WordPress ensure text remains visible during webfont load

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WordPress ensure text remains visible during webfont load

WordPress ensure text remains visible during webfont load. In this article I’ll be discussing what the WordPress “ensure text remains visible during webfont load” issue is, why it’s a problem, what you can do to address this issue, and the benefits you’ll see after doing so.

If you’d rather simply cut to the chase and find out how to sort this out (not recommended) you can skip to the part that tells you how to address this issue by clicking here.

If you’ve got the time and the inclination, it would be a better idea to read through this post, as it will give you a much greater understanding of the issue and also how to address it.

I’ve been working on this topic for a while now, and I’ve written a couple of related posts. One that covers how to address ensure text remains visible during webfont load when using Elementor and Fontawesome within WordPress, which I’ll fully admit is a dirty fix (it involves manually editing the problematic CSS file to bring font-display: swap; in to effect – more on this in a moment) and unlikely to persist after updates. The other talks about how to make Google Fonts load locally when using WordPress which can bear some relation to ensure text remains visible during webfont load, but doesn’t completely cover this aspect.

I thought I’d write a full post about ensure text remains visible during webfont load to cover it as a universal topic, to cover it as a whole, and to provide some guidance that can at least be applied generally when encountering this issue.


What you’ll see as The problem with wordpress ensure text remains visible during webfont load.

You’ll probably be familiar with that the ensure text remains visible during webfont load problem looks like if you’ve been using something like https://pagespeed.web.dev/ to analyse your site:

Wordpress ensure text remains visible during webfont load

And if you expand this section you’ll see something like this:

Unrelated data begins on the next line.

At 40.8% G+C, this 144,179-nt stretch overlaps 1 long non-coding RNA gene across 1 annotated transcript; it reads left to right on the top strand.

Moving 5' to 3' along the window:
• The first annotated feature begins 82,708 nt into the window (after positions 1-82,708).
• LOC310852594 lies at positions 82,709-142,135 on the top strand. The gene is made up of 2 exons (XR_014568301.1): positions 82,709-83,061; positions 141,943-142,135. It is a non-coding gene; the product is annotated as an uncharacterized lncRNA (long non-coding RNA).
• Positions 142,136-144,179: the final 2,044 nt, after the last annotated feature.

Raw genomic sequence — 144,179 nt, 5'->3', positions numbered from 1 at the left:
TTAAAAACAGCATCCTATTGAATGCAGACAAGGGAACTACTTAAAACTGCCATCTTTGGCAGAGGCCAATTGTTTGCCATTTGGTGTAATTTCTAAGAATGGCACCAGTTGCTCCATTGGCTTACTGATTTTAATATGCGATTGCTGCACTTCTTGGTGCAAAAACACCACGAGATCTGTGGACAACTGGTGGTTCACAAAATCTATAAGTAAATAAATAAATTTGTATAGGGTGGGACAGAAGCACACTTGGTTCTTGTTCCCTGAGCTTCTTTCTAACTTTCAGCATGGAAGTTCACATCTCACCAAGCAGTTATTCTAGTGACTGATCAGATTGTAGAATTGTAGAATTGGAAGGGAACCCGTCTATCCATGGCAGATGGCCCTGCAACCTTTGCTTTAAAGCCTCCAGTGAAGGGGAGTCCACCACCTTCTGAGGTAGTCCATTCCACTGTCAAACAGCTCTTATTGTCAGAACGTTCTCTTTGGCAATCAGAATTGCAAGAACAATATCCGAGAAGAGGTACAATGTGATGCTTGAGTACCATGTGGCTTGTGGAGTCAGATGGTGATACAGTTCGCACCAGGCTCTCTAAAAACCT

Ensure text remains visible during webfont load expanded

And if you click on “learn more about font-display” you’ll see some of Google’s advice about what the issue is and how it can be addressed.

Whilst the advice given is concise and does address the issue, it can be tricky to work out exactly how to do this in WordPress. This is due to WordPress being used so that you don’t tend to have to do this kind of thing (as it’s effectively been done for you), and WordPress being a very variable environment (due to the many different plugins and themes that could potentially be used) meaning that there’s no one size fits all answer that covers how to address this problem.

So Google’s advice is accurate, but it doesn’t really help you. You’re effectively being told how to address and issue that you were mist likely hoping to avoid by using a CMS that meant you wouldn’t have to do this kind of thing.


What the wordpress ensure text remains visible during webfont load problem is.

The ensure text remains visible during webfont load problem is pretty much what it says:

The text on your site may not be visible while webfonts are loaded. 

It doesn’t take a great deal of time to load webfonts over what are considered to be normal network speeds, so in practical terms the text on your site may not be visible for a short period of time (a brief flash of invisible text, or FOIT).

Then again, if your font file is enormous and you’ve fallen through a hole in time and space and found yourself connected to a late 1990s dial up service, there might be no text displayed on your site for a bit longer.

So what is actually going on here?

When you browse to a page (using your browser) the page is requested, your WordPress then executes all it’s code, some of this interacts with your site’s database, your page code is then generated by the two, and sent to the browser. The browser then renders the page, and the page is displayed.

It’s the “browser renders the page” part that the ensure text remains visible during webfont load problem is specific to.

The browser effectively doesn’t know how to load the text on your site’s pages (so doesn’t) until the font file is downloaded. It’s this that causes the flash of invisible text. This is taking place because your site isn’t using a fallback font to display text, while the font file for your site is downloaded and applied to the page.